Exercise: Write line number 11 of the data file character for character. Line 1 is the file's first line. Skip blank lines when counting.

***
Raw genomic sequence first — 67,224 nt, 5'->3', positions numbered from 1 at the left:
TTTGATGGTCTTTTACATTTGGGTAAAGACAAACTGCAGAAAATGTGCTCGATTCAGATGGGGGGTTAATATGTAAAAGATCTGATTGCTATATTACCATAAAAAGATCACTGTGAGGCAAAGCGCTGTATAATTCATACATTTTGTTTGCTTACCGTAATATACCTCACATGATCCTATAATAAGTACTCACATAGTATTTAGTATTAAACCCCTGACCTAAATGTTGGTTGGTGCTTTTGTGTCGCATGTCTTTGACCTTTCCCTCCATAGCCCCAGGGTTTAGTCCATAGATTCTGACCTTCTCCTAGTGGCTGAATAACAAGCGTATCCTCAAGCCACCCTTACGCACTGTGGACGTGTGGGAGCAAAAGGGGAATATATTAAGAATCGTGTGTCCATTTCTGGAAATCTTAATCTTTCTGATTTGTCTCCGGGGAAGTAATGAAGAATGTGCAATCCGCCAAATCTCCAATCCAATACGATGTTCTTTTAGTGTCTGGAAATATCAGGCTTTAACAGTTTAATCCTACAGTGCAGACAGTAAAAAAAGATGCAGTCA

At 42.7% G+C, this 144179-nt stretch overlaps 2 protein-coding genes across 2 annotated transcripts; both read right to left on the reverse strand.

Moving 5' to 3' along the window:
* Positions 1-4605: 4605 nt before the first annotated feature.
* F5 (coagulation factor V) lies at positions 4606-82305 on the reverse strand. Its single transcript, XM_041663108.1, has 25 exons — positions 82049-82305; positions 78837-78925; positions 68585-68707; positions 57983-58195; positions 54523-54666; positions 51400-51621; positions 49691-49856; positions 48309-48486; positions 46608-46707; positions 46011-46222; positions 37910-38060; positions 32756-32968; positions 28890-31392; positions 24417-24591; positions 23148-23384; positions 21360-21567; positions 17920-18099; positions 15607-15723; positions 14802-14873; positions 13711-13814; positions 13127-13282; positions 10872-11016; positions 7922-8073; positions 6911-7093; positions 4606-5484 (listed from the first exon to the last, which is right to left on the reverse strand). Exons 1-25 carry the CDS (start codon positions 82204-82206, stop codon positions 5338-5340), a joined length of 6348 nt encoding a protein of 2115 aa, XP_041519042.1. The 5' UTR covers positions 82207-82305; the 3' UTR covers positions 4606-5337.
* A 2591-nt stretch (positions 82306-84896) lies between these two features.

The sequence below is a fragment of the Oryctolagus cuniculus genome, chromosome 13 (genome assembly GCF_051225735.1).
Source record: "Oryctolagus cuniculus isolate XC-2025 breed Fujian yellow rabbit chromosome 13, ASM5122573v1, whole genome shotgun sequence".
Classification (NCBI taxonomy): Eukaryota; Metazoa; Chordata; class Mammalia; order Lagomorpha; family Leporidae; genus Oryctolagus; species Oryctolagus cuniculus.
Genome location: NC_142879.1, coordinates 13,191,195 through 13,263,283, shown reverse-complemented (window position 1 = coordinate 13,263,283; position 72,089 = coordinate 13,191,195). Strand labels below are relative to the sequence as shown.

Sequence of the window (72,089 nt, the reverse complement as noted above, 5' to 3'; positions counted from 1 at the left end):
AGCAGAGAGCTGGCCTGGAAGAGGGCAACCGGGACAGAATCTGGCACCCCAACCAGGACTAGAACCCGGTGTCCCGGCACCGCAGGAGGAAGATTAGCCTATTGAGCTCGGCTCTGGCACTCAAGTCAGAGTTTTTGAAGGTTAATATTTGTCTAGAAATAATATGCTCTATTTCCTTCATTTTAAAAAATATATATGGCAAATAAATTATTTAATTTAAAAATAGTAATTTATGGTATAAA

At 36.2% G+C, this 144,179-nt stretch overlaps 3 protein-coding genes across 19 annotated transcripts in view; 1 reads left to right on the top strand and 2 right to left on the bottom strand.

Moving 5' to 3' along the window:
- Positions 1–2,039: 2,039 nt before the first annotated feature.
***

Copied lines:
Genome location: NC_142879.1, coordinates 13,191,195 through 13,263,283, shown reverse-complemented (window position 1 = coordinate 13,263,283; position 72,089 = coordinate 13,191,195). Strand labels below are relative to the sequence as shown.